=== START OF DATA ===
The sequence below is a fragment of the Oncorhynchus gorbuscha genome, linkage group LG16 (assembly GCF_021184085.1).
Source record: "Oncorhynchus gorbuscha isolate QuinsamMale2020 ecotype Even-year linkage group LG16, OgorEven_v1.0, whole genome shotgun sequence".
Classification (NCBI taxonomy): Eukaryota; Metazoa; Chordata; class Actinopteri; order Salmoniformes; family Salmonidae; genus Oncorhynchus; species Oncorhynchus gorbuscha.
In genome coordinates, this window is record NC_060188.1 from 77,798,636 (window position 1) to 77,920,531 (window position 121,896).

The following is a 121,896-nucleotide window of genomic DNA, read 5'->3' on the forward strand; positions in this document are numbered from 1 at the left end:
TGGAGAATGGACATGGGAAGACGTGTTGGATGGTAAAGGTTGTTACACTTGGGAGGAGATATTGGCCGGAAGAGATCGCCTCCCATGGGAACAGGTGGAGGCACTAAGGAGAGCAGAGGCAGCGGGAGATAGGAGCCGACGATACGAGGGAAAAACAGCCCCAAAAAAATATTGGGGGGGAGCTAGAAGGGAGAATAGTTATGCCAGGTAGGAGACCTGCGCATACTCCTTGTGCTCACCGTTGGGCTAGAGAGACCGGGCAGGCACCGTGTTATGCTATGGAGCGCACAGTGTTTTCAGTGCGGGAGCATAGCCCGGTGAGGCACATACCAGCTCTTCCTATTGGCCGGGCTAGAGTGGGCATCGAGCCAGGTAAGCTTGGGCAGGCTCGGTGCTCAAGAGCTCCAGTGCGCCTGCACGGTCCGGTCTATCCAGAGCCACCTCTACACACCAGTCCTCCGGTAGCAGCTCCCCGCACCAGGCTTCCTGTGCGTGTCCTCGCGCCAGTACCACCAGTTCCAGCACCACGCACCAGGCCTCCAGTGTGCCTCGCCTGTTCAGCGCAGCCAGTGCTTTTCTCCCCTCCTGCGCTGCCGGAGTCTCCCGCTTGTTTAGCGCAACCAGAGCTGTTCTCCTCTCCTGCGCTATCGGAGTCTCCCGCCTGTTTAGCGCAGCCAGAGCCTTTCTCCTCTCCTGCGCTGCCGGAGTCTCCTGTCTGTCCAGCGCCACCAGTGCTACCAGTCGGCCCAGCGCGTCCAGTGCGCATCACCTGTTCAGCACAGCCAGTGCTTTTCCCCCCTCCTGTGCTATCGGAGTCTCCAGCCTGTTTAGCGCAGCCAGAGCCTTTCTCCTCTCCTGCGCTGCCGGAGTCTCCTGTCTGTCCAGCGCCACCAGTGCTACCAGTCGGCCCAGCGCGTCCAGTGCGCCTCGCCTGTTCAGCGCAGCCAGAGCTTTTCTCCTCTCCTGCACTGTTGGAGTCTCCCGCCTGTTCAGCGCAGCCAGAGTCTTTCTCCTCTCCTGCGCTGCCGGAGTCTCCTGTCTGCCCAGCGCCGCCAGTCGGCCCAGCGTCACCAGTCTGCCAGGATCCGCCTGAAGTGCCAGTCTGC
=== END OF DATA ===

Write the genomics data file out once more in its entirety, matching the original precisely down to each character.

The sequence below is a fragment of the Oncorhynchus gorbuscha genome, linkage group LG16 (assembly GCF_021184085.1).
Source record: "Oncorhynchus gorbuscha isolate QuinsamMale2020 ecotype Even-year linkage group LG16, OgorEven_v1.0, whole genome shotgun sequence".
Classification (NCBI taxonomy): Eukaryota; Metazoa; Chordata; class Actinopteri; order Salmoniformes; family Salmonidae; genus Oncorhynchus; species Oncorhynchus gorbuscha.
In genome coordinates, this window is record NC_060188.1 from 77,798,636 (window position 1) to 77,920,531 (window position 121,896).

The following is a 121,896-nucleotide window of genomic DNA, read 5'->3' on the forward strand; positions in this document are numbered from 1 at the left end:
TGGAGAATGGACATGGGAAGACGTGTTGGATGGTAAAGGTTGTTACACTTGGGAGGAGATATTGGCCGGAAGAGATCGCCTCCCATGGGAACAGGTGGAGGCACTAAGGAGAGCAGAGGCAGCGGGAGATAGGAGCCGACGATACGAGGGAAAAACAGCCCCAAAAAAATATTGGGGGGGAGCTAGAAGGGAGAATAGTTATGCCAGGTAGGAGACCTGCGCATACTCCTTGTGCTCACCGTTGGGCTAGAGAGACCGGGCAGGCACCGTGTTATGCTATGGAGCGCACAGTGTTTTCAGTGCGGGAGCATAGCCCGGTGAGGCACATACCAGCTCTTCCTATTGGCCGGGCTAGAGTGGGCATCGAGCCAGGTAAGCTTGGGCAGGCTCGGTGCTCAAGAGCTCCAGTGCGCCTGCACGGTCCGGTCTATCCAGAGCCACCTCTACACACCAGTCCTCCGGTAGCAGCTCCCCGCACCAGGCTTCCTGTGCGTGTCCTCGCGCCAGTACCACCAGTTCCAGCACCACGCACCAGGCCTCCAGTGTGCCTCGCCTGTTCAGCGCAGCCAGTGCTTTTCTCCCCTCCTGCGCTGCCGGAGTCTCCCGCTTGTTTAGCGCAACCAGAGCTGTTCTCCTCTCCTGCGCTATCGGAGTCTCCCGCCTGTTTAGCGCAGCCAGAGCCTTTCTCCTCTCCTGCGCTGCCGGAGTCTCCTGTCTGTCCAGCGCCACCAGTGCTACCAGTCGGCCCAGCGCGTCCAGTGCGCATCACCTGTTCAGCACAGCCAGTGCTTTTCCCCCCTCCTGTGCTATCGGAGTCTCCAGCCTGTTTAGCGCAGCCAGAGCCTTTCTCCTCTCCTGCGCTGCCGGAGTCTCCTGTCTGTCCAGCGCCACCAGTGCTACCAGTCGGCCCAGCGCGTCCAGTGCGCCTCGCCTGTTCAGCGCAGCCAGAGCTTTTCTCCTCTCCTGCACTGTTGGAGTCTCCCGCCTGTTCAGCGCAGCCAGAGTCTTTCTCCTCTCCTGCGCTGCCGGAGTCTCCTGTCTGCCCAGCGCCGCCAGTCGGCCCAGCGTCACCAGTCTGCCAGGATCCGCCTGAAGTGCCAGTCTGC